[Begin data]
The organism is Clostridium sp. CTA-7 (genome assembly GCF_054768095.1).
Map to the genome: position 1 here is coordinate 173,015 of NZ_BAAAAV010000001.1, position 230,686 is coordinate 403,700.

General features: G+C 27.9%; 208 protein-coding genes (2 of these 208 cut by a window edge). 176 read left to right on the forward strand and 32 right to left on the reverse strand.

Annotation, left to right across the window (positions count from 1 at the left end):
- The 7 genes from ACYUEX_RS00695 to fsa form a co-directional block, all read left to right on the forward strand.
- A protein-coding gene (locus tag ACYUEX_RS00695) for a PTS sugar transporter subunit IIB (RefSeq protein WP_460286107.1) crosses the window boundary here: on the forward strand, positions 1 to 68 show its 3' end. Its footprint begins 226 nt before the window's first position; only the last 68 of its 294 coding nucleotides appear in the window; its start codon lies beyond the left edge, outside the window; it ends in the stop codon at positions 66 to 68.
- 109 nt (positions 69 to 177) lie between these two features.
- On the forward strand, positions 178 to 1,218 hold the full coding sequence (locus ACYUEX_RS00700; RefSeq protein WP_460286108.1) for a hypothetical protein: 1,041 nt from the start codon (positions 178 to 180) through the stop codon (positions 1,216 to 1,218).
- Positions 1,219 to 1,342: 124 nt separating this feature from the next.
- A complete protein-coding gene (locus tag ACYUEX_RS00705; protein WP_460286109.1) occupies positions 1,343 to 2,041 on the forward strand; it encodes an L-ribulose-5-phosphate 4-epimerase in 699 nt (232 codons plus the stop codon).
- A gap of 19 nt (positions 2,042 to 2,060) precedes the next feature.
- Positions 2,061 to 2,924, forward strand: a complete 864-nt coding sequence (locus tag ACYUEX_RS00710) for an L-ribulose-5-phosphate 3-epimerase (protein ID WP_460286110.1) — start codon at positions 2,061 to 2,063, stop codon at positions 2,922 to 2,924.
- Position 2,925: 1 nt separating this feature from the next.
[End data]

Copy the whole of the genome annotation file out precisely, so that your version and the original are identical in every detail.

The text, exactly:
The organism is Clostridium sp. CTA-7 (genome assembly GCF_054768095.1).
Map to the genome: position 1 here is coordinate 173,015 of NZ_BAAAAV010000001.1, position 230,686 is coordinate 403,700.

General features: G+C 27.9%; 208 protein-coding genes (2 of these 208 cut by a window edge). 176 read left to right on the forward strand and 32 right to left on the reverse strand.

Annotation, left to right across the window (positions count from 1 at the left end):
- The 7 genes from ACYUEX_RS00695 to fsa form a co-directional block, all read left to right on the forward strand.
- A protein-coding gene (locus tag ACYUEX_RS00695) for a PTS sugar transporter subunit IIB (RefSeq protein WP_460286107.1) crosses the window boundary here: on the forward strand, positions 1 to 68 show its 3' end. Its footprint begins 226 nt before the window's first position; only the last 68 of its 294 coding nucleotides appear in the window; its start codon lies beyond the left edge, outside the window; it ends in the stop codon at positions 66 to 68.
- 109 nt (positions 69 to 177) lie between these two features.
- On the forward strand, positions 178 to 1,218 hold the full coding sequence (locus ACYUEX_RS00700; RefSeq protein WP_460286108.1) for a hypothetical protein: 1,041 nt from the start codon (positions 178 to 180) through the stop codon (positions 1,216 to 1,218).
- Positions 1,219 to 1,342: 124 nt separating this feature from the next.
- A complete protein-coding gene (locus tag ACYUEX_RS00705; protein WP_460286109.1) occupies positions 1,343 to 2,041 on the forward strand; it encodes an L-ribulose-5-phosphate 4-epimerase in 699 nt (232 codons plus the stop codon).
- A gap of 19 nt (positions 2,042 to 2,060) precedes the next feature.
- Positions 2,061 to 2,924, forward strand: a complete 864-nt coding sequence (locus tag ACYUEX_RS00710) for an L-ribulose-5-phosphate 3-epimerase (protein ID WP_460286110.1) — start codon at positions 2,061 to 2,063, stop codon at positions 2,922 to 2,924.
- Position 2,925: 1 nt separating this feature from the next.